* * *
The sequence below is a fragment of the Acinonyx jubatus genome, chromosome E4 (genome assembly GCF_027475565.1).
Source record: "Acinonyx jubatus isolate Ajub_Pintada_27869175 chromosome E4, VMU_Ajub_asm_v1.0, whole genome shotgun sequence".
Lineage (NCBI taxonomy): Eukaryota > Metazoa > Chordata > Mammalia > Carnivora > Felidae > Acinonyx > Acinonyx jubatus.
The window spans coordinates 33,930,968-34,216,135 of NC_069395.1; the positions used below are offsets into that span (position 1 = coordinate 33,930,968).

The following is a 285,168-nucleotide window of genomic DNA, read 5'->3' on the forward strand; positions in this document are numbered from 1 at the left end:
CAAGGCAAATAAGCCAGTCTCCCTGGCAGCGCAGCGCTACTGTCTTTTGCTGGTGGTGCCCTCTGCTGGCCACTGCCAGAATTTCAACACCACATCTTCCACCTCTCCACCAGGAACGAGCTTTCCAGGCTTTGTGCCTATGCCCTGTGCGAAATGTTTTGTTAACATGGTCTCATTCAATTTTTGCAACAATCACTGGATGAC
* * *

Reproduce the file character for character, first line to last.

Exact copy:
The sequence below is a fragment of the Acinonyx jubatus genome, chromosome E4 (genome assembly GCF_027475565.1).
Source record: "Acinonyx jubatus isolate Ajub_Pintada_27869175 chromosome E4, VMU_Ajub_asm_v1.0, whole genome shotgun sequence".
Lineage (NCBI taxonomy): Eukaryota > Metazoa > Chordata > Mammalia > Carnivora > Felidae > Acinonyx > Acinonyx jubatus.
The window spans coordinates 33,930,968-34,216,135 of NC_069395.1; the positions used below are offsets into that span (position 1 = coordinate 33,930,968).

The following is a 285,168-nucleotide window of genomic DNA, read 5'->3' on the forward strand; positions in this document are numbered from 1 at the left end:
CAAGGCAAATAAGCCAGTCTCCCTGGCAGCGCAGCGCTACTGTCTTTTGCTGGTGGTGCCCTCTGCTGGCCACTGCCAGAATTTCAACACCACATCTTCCACCTCTCCACCAGGAACGAGCTTTCCAGGCTTTGTGCCTATGCCCTGTGCGAAATGTTTTGTTAACATGGTCTCATTCAATTTTTGCAACAATCACTGGATGAC